Nuevo Renacer: Two weeks later
My experience at the OHBA Humanitarian Build in the Dominican Republic in late November stays with me — it’s certainly changed the way I think about “community.”
I had the pleasure of sharing breakfast this morning with Christal Earle of LiveDifferent and the Star’s Spencer Wynn to chat and reminisce about our seven days in Nuevo Renacer.
One of the things I shared with Christal was how amazing I thought the people were; they cared so much about each other and although they had very little, they were willing to share it with each other -- and us!
The expression “It takes a village to raise a child” came to life for me there. Mothers extend their arms and hearts to all the children of the community, and all the children know that they are loved by all the mothers. Fathers teach their sons how to play football and mothers teach their daughters how to cook and sew (gender roles are still very distinct there).
Christal also told me about LiveDifferent's Hampers of Hope, which are Christmas hampers with a difference. For instance, a $35 donation will fill a "school hamper," which will buy a uniform and books so that one child can attend school. A $100 teacher's hamper pays the salary of a teacher for one month. I think I'll be giving these special hampers as Christmas gifts!
Christal is also excited about another large group of corporation types who will be building in Nuevo Renacer in the spring: WestJet, which has very forward thinking and engaged executives running the airline.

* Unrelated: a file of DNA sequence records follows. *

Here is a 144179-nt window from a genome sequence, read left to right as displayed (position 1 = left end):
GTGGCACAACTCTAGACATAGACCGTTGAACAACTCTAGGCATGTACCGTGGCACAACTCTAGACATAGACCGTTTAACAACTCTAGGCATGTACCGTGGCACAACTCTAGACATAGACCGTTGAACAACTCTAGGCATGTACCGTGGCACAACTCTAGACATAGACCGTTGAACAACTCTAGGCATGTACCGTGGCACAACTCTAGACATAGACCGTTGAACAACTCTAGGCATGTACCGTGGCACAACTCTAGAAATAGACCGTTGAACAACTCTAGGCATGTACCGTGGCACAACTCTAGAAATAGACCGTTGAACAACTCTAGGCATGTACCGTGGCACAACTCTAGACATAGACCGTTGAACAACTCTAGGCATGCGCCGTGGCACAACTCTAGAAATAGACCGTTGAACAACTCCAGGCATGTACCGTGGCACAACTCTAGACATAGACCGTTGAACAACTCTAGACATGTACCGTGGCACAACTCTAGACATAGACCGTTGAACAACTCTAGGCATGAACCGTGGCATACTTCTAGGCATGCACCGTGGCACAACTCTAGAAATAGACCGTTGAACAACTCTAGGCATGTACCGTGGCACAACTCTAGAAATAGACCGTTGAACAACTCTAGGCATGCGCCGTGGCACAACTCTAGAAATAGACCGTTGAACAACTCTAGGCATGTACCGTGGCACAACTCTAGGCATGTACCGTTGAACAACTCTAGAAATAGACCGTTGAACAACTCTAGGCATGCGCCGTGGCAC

It got me thinking about returning … to become engaged with the continuing work. Just a thought.
I’ve had the good fortune through this experience to meet some wonderful people. One is Alvin Curling, former MPP, speaker of the legislature and envoy to the Dominican Republic. He came along on the trip and was fully engaged in the building and in community building.
I received a wonderful email from him that I would like to share with you here:
“My role as the ambassador of this project was unique. I was not assigned specifically to any one of the six sites and this allowed me to see a spirit of humanity demonstrated that words would definitely fall short of capturing. I saw tears of joy, tears of kindness, and tears of gratitude and relief. Individuals were transformed from giving to receiving from acceptance to sharing.
“Canadians coming from the comfort of their homes to assist others with less means of material infrastructure found a community that welcomed them with a spirit that has sustained them through natural and human disasters for decades.
Smiles that melt the hearts of all, children that wanted piggyback rides to say that ‘we are family,’ children of both nations sharing their games and spaces as all kids do when they get together .
“ ‘HOLA’ was the welcoming word heard as we arrived at the sites each day, as we sifted sand, mixed cement, assisted in cleaning up the beach and numerous other task in the construction exercise. The spoken languages were never a challenge.